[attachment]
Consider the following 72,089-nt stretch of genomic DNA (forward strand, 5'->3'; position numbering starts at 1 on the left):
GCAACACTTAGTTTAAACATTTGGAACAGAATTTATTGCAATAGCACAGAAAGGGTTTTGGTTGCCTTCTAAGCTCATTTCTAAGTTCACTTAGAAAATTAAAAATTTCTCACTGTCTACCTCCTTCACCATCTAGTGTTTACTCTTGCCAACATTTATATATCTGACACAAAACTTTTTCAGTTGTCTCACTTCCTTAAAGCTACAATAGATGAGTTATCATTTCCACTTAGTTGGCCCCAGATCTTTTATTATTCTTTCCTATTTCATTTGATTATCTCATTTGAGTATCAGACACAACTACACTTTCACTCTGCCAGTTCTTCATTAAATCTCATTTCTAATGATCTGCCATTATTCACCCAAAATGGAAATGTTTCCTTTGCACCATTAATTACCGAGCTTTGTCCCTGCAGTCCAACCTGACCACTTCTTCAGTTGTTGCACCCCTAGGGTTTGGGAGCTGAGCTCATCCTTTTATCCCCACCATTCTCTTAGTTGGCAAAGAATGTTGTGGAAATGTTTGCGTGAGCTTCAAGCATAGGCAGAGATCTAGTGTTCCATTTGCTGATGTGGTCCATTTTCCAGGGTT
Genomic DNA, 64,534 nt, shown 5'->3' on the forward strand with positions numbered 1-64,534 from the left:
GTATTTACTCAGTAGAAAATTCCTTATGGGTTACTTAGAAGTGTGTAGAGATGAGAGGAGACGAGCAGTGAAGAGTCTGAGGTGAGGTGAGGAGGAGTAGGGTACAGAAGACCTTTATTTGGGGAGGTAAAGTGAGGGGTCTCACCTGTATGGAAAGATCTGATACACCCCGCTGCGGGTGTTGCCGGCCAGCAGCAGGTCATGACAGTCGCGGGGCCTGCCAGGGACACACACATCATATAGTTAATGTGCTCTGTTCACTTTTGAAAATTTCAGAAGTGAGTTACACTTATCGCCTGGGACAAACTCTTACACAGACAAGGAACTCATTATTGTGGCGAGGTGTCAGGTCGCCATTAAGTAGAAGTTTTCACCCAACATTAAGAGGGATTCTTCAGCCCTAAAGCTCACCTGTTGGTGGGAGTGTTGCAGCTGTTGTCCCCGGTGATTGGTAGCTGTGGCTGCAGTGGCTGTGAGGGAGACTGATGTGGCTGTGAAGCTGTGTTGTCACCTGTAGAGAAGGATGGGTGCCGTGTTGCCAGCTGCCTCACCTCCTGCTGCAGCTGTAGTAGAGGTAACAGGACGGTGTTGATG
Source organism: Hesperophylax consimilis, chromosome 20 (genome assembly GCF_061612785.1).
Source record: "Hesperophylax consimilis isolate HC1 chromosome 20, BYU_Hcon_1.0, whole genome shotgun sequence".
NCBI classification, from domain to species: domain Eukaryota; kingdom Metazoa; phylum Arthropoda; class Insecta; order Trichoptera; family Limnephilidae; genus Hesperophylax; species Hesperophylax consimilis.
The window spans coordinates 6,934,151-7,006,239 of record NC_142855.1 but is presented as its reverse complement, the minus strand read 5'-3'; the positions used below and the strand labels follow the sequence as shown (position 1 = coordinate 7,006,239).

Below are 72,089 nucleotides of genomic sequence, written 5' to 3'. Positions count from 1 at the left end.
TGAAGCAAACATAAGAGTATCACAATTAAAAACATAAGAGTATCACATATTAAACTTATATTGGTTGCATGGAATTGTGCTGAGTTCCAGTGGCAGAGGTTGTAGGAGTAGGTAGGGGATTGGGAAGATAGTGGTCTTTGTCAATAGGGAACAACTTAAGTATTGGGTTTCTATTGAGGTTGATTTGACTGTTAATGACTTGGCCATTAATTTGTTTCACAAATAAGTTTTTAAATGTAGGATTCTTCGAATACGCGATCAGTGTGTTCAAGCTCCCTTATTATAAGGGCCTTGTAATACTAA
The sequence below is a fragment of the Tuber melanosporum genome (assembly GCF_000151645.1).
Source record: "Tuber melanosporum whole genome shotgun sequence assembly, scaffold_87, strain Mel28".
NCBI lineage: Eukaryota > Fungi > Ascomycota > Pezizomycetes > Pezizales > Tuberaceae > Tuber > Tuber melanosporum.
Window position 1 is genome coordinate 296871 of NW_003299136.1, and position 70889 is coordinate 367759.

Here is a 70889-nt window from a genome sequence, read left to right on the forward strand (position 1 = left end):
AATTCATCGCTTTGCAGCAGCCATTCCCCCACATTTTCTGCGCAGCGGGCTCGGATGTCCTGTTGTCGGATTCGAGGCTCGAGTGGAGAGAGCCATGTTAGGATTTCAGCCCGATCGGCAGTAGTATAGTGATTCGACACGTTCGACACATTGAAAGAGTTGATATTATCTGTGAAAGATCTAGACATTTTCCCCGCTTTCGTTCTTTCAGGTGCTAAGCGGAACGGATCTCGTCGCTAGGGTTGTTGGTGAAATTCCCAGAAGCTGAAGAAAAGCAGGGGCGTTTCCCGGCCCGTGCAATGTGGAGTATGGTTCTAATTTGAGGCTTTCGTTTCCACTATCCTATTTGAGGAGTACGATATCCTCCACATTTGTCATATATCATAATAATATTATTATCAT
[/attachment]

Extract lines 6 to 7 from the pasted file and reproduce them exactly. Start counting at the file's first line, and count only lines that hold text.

Source record: "Hesperophylax consimilis isolate HC1 chromosome 20, BYU_Hcon_1.0, whole genome shotgun sequence".
NCBI classification, from domain to species: domain Eukaryota; kingdom Metazoa; phylum Arthropoda; class Insecta; order Trichoptera; family Limnephilidae; genus Hesperophylax; species Hesperophylax consimilis.